During the defense’s closing arguments, they described Sanford as a “typical teenager in an atypical time.” The defense also talked about the alleged accomplice in this case, Alijah Larrue, and how she believed he was only speaking with prosecutors because it benefitted him. Larrue was a key witness in the case for the prosecution. He alleged last week that Sanford demanded him to drive the vehicle used to kidnap the victims before shooting them at the UW Arboretum.
Sanford, 21, is accused of two counts of first-degree intentional homicide for the deaths of Robin Carre and Dr. Beth Potter. The charges previously had an enhancer of “with use of a dangerous weapon,” which was dropped Monday after a motion by the state.
A series of officials testified Monday about evidence collected over the course of the investigation.
UW-Madison Police Department Detective Peter Grimyser told the court about DNA collected from inside the van allegedly used to kidnap the Madison couple. He explained that the collection process was difficult due to the suspect and victims using the same van.
Matt Shaw, also with UWPD, stated that he attended the autopsies for both victims and collected DNA evidence from them. He also collected bullet fragments recovered from Potter’s body. These DNA samples, which also included DNA from a mask and pants found in a trash can by the Airbnb that Sanford and his then-girlfriend Miriam Carre were staying at the time of the crimes, were taken by Shaw to a crime laboratory to be analyzed.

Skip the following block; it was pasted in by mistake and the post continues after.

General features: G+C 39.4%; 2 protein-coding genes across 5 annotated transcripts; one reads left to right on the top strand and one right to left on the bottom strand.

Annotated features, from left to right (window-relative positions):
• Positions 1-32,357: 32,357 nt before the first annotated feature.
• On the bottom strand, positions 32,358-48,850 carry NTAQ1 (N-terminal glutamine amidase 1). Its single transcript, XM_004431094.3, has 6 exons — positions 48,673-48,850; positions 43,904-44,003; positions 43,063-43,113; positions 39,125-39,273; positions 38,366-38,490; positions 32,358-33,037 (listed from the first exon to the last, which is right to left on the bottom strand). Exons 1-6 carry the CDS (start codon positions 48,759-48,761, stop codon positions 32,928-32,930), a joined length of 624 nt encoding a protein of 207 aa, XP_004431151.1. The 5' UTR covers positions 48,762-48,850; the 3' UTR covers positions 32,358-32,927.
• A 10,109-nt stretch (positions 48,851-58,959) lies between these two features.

UWPD Digital Forensics Detective Matt Schirmacher took the stand, revealing that he was able to analyze Sanford’s cell phone. Schirmacher stated that it took five months to get into the phone due to the Apple OS that Sanford’s phone was using. Schirmacher found that data tracking points in the phone had been deleted by the operating system. Schirmacher said that text messages were also deleted.
Schirmacher did determine when Sanford’s cell phone was locked and unlocked on the day of the alleged homicides, noting it was locked at 9:25 p.m. and wasn’t unlocked until 11:56 p.m. that night. Sanford’s Google searches were also revealed that he searched for his alleged accomplice Alijah Larue’s address at a McDonalds. Schirmacher also stated that Sanford downloaded a police scanner app the next day and then deleted it shortly later.
Sanford also reportedly searched “how long does it take to know who died” and “When did police say who died.”
Heather Williams with the Wisconsin State Crime Lab in Milwaukee noted that all four fired shell casings recovered from the scene came from the same gun.
The jury heard from the alleged accomplice of Sanford Friday, who accused Sanford of demanding him to drive the vehicle used to kidnap the victims before shooting them at the UW Arboretum. Alijah Larrue, 20, pleaded guilty last year to two counts of felony murder kidnapping for the deaths of Potter and Carre in March of 2020. In exchange for the plea, the two counts of party to the crime of first-degree homicide against him were dropped.
If convicted, Sanford faces a mandatory life sentence in prison.
Judge Ellen Berz announced before the trial started that the media was barred from all video or audio streaming or recording. Only still images are allowed to be taken in court. She did allow the media to record the reading of the verdict.